In the second of a two-part series on returning to practice (see Part 1 here), CSP professional adviser Nina Paterson says forward-thinking employers can reach out to a pool of untapped talent
I read a Financial Times article about returning to work after a career break recently. It spotlighted the ‘returnship’ scheme of the international financial services company Goldman Sachs. The scheme has been running since 2008. Since then, eight other companies in the field have set up similar schemes to support return to work. Each scheme works differently but all help to refresh people’s skills and knowledge. In particular, they focus on helping people to regain their confidence.
As I read the article, I was struck by the fact that the issues raised mirrored the types of enquiries we hear at the CSP. I wondered if we could learn some lessons from another sector. In preparing this article, I discussed these themes with members. Among others, I talked to therapy service leads, managers in independent hospitals and smaller private practices, and a neuro specialist in a large NHS teaching hospital.
Benefits to your organisation
The interviewees in the Financial Times article said their supporting people to return to work gave them a chance to tap into a rich talent pool. With a little effort, they can reconnect with a motivated and experienced workforce who are ready to jump back in. All the CSP members I spoke to agreed: colleagues returning from career breaks are a valuable resource. Having left the profession initially for family, educational or travel reasons, they bring a range of skills and experience from both their previous roles and career break activities.
As an unintended fall out of its ‘returnship activities’, the banking sector recognised the value of flexible working arrangements. For example, if you run a physiotherapy service where introducing seven-day working or a more flexible working pattern is under consideration, you may find those seeking to return to work are a good fit.
Leading by example
It was striking how strongly helping others to return to work was seen as a priority and welcomed by the chief executives at the banking firms. Encouragement from the top developed a culture in which opportunities were generated. When we ran a session for ‘returners’ at Physiotherapy UK last year, it was good to hear managers offering supervision opportunities. They came to the event to see how they could help.
In the first article in this two-part series, Gwyn Owen mentioned the Recruitment, retention and return to practice network on iCSP. This provides a space for ‘returners’ to share their experience but it also offers a chance to let people know you can help. Health Education England is encouraging trusts to advertise return-to-practice placements on the NHS jobs site, so you might consider this as an alternative route.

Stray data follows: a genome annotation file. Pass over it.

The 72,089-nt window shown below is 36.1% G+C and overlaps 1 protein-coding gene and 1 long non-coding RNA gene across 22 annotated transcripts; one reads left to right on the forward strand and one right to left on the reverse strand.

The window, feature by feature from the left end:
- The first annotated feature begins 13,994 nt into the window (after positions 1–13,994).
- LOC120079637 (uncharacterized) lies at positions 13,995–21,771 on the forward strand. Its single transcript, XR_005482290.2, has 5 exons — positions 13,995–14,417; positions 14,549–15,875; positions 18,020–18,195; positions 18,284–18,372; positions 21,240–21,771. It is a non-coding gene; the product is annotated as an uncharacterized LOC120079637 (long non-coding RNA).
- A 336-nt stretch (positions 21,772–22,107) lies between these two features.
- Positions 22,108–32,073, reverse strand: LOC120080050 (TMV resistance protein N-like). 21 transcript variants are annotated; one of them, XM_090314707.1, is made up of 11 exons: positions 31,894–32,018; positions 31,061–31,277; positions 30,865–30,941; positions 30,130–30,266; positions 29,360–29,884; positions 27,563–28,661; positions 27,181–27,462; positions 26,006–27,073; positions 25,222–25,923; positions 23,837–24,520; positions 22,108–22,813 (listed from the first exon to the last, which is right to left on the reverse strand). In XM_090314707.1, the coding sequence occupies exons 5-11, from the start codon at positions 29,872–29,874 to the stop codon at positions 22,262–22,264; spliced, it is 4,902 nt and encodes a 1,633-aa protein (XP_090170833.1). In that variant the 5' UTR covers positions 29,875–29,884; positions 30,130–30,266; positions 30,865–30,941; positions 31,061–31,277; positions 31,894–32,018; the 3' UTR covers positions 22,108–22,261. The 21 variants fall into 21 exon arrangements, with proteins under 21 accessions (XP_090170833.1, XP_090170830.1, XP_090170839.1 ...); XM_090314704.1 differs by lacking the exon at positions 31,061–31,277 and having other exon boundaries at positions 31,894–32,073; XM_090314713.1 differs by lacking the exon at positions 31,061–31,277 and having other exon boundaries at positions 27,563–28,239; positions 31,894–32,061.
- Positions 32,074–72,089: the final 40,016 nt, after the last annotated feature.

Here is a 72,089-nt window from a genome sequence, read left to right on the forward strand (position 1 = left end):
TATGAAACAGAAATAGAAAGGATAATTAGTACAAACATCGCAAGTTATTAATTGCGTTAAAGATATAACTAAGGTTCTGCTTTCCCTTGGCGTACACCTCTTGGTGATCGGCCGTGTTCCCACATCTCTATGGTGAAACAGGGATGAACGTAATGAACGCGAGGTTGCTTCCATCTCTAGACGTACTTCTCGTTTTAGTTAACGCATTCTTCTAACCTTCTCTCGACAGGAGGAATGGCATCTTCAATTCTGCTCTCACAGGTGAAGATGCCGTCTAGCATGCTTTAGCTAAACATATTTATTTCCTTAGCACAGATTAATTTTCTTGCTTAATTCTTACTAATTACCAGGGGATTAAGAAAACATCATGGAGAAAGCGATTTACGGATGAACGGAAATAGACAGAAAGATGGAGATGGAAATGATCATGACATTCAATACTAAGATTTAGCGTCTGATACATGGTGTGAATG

How to get involved
If you are approached to help, or are interested in helping, someone return to work, the following prompts will help
- find out what they need. Anyone preparing to return to practice will have identified their strengths and their learning needs
- if they meet a direct need in your team that’s great. If you can’t manage everything that the returner is asking for, could you offer part of it, or something slightly different that meets your service needs?
- familiarise yourself with what they need to do. The Health and Care Profession Council’s (HCPC) paper on returning to practice sets out the expectations. See links in the first article in the series www.csp.org.uk/frontline/article/cpd-returning-practice-part-1
- the guidance also outlines expectations on enhanced disclosure and barring service checks, so you’ll know what should be in place. Returners who are full CSP membes will have public liability insurance cover, so you will just need to arrange an honorary contract for them
- if members of your staff would benefit from the experience of providing peer support, how can you involve them?
- don’t forget to record your own learning and ask for feedback. It is a great way to demonstrate to the HCPC your commitment to your own continuous professional development
- if you haven’t been directly approached use iCSP (or similar) to let potential returners know that you are able to support them.
- lastly, enjoy the experience!
In their own words
Managers’ thoughts on supporting peers back into the profession …
‘We often have hard to fill posts, having people show an interest or being willing to think about coming back into these areas is great. We’ve always been responsive to that, and it is in our interest to help them gain the skills. Once they are back on the register, there’s a good chance they’ll apply for a job with us.’
‘It isn’t just about our service needs now. We offer supervised placements anyway, even if we don’t have vacancies. If they’ve had a good experience they might apply to us down the line.’
‘Determined and motivated – these are great qualities to have in someone who is a part of your team, even if they are only with you temporarily.’
‘I have staff in my team who love to help others develop or are looking for mentoring opportunities. Offering someone a return-to-practice experience is great for the returner and great for that member of staff.’
‘Someone is shadowing you but working in neuro, having another pair of hands to help, how can that not be a bonus?’
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